Among our numerous columns on potentially inappropriate medication use in the elderly, we’ve done a few specifically on deprescribing (see our Patient Safety Tips of the Week for March 4, 2014 “Evidence-Based Prescribing and Deprescribing in the Elderly” and September 30, 2014 “More on Deprescribing”).
We always recommend that you do a “brown bag” medication reconciliation at least annually with all your geriatric patients in which you determine all the medications a patient is taking, including OTC drugs and supplements. The same can be done in a Medication Therapeutic Management (MTM) session with a pharmacist or nurse in other settings. You will always be surprised how many drugs are found to be duplicative or no longer necessary or potentially inappropriate and the opportunity to “deprescribe” presents itself.
But a new study from Australia points out that we often miss another ideal opportunity for deprescribing: the inpatient hospitalization (Hubbard 2015). They looked at patients aged 70 years or older admitted to general medical units of 11 acute care hospitals and, not unexpectedly, found that polypharmacy and hyperpolypharmacy were prevalent. However, significantly, they found that despite identification of multiple medications that might be considered potentially inappropriate almost no changes were made in the number or classification of medications.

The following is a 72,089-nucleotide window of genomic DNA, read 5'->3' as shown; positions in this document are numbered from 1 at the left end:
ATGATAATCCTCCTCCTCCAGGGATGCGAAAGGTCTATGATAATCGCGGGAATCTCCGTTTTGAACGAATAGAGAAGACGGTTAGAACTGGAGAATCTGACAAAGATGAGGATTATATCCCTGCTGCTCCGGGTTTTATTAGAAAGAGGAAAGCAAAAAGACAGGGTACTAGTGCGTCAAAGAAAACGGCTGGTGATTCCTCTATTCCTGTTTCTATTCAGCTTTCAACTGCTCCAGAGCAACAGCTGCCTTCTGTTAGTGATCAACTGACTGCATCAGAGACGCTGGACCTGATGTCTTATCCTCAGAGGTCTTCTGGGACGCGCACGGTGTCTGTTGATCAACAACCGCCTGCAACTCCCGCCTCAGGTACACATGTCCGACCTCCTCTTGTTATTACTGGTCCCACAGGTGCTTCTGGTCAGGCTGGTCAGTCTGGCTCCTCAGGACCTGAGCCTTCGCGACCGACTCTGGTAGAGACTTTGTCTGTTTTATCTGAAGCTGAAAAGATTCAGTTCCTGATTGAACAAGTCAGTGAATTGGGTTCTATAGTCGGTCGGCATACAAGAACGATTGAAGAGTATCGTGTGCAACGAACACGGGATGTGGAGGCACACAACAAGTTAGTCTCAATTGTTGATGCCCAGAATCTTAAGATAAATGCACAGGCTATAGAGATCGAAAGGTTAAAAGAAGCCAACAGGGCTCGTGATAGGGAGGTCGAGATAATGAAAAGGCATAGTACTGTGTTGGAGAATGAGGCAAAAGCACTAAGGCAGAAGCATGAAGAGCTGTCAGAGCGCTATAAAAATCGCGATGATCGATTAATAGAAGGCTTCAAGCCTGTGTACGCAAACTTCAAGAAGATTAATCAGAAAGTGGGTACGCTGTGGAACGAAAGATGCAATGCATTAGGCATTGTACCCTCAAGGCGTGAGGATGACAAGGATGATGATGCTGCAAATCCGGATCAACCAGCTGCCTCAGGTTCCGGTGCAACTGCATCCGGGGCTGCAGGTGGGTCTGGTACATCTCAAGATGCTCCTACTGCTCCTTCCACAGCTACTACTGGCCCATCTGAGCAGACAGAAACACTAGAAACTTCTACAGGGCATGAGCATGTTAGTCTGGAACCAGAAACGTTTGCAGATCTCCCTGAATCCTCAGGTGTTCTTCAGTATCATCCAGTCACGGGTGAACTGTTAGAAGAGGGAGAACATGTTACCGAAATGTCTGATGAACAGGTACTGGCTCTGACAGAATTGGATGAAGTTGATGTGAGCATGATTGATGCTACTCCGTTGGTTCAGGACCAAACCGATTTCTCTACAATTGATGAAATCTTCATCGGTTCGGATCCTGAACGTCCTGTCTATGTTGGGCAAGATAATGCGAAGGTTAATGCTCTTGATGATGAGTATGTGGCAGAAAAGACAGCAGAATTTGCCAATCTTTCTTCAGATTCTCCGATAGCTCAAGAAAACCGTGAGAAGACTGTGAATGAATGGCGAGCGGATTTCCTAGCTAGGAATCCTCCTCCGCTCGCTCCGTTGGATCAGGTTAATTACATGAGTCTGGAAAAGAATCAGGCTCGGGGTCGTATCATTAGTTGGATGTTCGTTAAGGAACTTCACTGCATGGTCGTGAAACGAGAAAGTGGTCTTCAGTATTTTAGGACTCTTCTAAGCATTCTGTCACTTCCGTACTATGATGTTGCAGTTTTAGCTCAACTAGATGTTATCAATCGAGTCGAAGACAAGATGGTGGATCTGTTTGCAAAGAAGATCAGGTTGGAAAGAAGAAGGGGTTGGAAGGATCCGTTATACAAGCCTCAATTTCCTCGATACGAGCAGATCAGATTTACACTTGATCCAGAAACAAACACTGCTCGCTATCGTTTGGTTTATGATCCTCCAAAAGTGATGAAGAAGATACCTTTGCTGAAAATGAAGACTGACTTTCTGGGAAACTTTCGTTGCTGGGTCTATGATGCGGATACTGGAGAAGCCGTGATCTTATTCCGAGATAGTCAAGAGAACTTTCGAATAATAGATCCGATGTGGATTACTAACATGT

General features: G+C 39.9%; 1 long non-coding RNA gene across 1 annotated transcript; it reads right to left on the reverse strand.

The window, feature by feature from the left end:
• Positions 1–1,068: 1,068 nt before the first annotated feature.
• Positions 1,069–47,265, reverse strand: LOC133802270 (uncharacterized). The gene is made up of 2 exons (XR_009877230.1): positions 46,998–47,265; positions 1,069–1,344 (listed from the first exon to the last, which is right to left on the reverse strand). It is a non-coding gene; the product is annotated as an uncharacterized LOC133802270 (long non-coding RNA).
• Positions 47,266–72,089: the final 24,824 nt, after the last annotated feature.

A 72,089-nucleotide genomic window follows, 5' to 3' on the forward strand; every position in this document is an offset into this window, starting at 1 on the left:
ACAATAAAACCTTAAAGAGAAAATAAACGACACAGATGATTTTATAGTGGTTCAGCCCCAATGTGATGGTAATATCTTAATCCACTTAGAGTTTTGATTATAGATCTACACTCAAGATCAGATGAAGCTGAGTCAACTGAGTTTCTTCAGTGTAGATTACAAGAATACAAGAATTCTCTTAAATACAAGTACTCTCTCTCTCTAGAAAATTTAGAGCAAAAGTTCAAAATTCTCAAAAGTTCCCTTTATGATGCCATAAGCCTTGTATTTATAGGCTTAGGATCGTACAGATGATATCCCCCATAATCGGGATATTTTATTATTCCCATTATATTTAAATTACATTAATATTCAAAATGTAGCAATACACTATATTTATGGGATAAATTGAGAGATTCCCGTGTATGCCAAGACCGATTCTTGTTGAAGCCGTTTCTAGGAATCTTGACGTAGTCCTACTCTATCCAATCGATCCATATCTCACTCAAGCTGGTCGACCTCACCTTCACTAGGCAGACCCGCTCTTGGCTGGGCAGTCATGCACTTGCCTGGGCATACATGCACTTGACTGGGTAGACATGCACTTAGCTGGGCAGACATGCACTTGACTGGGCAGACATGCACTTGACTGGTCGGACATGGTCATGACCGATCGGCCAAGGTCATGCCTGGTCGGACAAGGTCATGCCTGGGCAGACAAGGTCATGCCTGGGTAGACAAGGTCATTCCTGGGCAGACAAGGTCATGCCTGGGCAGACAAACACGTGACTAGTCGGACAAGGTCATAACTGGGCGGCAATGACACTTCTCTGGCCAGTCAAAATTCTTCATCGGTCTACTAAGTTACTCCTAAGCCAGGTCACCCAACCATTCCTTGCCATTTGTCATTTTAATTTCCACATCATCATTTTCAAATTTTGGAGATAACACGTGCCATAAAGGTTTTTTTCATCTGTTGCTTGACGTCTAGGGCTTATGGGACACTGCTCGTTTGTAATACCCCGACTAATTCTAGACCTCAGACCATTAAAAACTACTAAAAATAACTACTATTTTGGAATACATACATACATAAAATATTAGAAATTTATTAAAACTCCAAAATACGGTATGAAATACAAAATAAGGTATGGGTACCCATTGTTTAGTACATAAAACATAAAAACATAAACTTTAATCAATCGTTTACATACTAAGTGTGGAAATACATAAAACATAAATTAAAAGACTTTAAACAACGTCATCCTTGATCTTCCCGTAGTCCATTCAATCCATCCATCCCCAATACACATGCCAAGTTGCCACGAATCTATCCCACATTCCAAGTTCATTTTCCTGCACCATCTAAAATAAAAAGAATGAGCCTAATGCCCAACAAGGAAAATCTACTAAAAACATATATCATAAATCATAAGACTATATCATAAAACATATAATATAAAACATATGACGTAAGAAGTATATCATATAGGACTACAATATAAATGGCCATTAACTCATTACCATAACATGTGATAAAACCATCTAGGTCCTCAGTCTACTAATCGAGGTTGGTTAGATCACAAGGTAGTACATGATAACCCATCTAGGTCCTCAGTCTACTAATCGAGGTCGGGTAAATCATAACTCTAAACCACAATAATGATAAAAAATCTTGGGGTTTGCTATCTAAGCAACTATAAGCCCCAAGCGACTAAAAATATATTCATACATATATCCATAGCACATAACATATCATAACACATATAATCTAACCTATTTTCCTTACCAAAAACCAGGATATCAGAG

Hubbard and colleagues note that the optimal setting for deprescribing is not clear. The inpatient setting typically has time constraints and the inpatient physicians may be much less familiar with the whole clinical picture than the outpatient physicians. Nevertheless, an inpatient hospitalization should be considered an opportunity to consider deprescribing.
In a related commentary several Australian healthcare professionals discuss the importance of better communication channels between all parts of the healthcare system (Mitchell 2015).
While it may be time-intensive, we believe that failure to do a thorough medication review with intent to deprescribe while the patient is an inpatient is, indeed, a missed opportunity. The inpatient physicians can arrange for a time to discuss the medications with the primary care physician. The inpatient hospitalization provides another unique opportunity. We’ve mentioned on numerous occasions that physicians almost never discontinue a medication they have prescribed even if it appears on Beers’ list or the STOPP list or equivalent list of potentially inappropriate medications. But here it is possible to say “things are different now” so we are going to take you off this medication.
Some of our past columns on Beers’ List and Inappropriate Prescribing in the Elderly:
Hubbard RE, Peel NM, Scott IA, et al. Polypharmacy among inpatients aged 70 years or older in Australia. Med J Aust 2015; 202(7): 373-377
Mitchell C. Polypharmacy a shared duty. MJA InSight 2015; Monday, 20 April, 2015
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